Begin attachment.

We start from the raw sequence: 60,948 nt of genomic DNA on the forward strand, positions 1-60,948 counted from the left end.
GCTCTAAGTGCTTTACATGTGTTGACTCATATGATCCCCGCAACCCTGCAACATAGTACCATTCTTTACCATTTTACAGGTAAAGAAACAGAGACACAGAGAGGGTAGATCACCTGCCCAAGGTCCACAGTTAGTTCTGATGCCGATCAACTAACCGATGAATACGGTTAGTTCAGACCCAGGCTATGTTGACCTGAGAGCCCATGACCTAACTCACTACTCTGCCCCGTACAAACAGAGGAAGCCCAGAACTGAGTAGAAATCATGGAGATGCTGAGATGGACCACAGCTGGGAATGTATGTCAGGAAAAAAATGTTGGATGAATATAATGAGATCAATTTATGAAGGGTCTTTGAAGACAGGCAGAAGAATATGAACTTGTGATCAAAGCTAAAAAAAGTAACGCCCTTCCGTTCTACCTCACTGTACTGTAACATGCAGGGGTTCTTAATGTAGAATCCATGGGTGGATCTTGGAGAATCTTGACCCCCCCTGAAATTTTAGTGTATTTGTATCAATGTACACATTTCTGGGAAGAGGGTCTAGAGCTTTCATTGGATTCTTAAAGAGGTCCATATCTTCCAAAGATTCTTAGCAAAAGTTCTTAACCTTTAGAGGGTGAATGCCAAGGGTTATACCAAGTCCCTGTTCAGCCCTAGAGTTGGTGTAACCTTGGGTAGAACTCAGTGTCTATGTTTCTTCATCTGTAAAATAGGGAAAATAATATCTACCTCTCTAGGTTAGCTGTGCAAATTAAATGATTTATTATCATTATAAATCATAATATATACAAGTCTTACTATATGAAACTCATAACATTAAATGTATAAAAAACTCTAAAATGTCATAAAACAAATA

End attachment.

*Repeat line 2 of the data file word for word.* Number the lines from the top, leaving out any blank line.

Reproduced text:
GCTCTAAGTGCTTTACATGTGTTGACTCATATGATCCCCGCAACCCTGCAACATAGTACCATTCTTTACCATTTTACAGGTAAAGAAACAGAGACACAGAGAGGGTAGATCACCTGCCCAAGGTCCACAGTTAGTTCTGATGCCGATCAACTAACCGATGAATACGGTTAGTTCAGACCCAGGCTATGTTGACCTGAGAGCCCATGACCTAACTCACTACTCTGCCCCGTACAAACAGAGGAAGCCCAGAACTGAGTAGAAATCATGGAGATGCTGAGATGGACCACAGCTGGGAATGTATGTCAGGAAAAAAATGTTGGATGAATATAATGAGATCAATTTATGAAGGGTCTTTGAAGACAGGCAGAAGAATATGAACTTGTGATCAAAGCTAAAAAAAGTAACGCCCTTCCGTTCTACCTCACTGTACTGTAACATGCAGGGGTTCTTAATGTAGAATCCATGGGTGGATCTTGGAGAATCTTGACCCCCCCTGAAATTTTAGTGTATTTGTATCAATGTACACATTTCTGGGAAGAGGGTCTAGAGCTTTCATTGGATTCTTAAAGAGGTCCATATCTTCCAAAGATTCTTAGCAAAAGTTCTTAACCTTTAGAGGGTGAATGCCAAGGGTTATACCAAGTCCCTGTTCAGCCCTAGAGTTGGTGTAACCTTGGGTAGAACTCAGTGTCTATGTTTCTTCATCTGTAAAATAGGGAAAATAATATCTACCTCTCTAGGTTAGCTGTGCAAATTAAATGATTTATTATCATTATAAATCATAATATATACAAGTCTTACTATATGAAACTCATAACATTAAATGTATAAAAAACTCTAAAATGTCATAAAACAAATA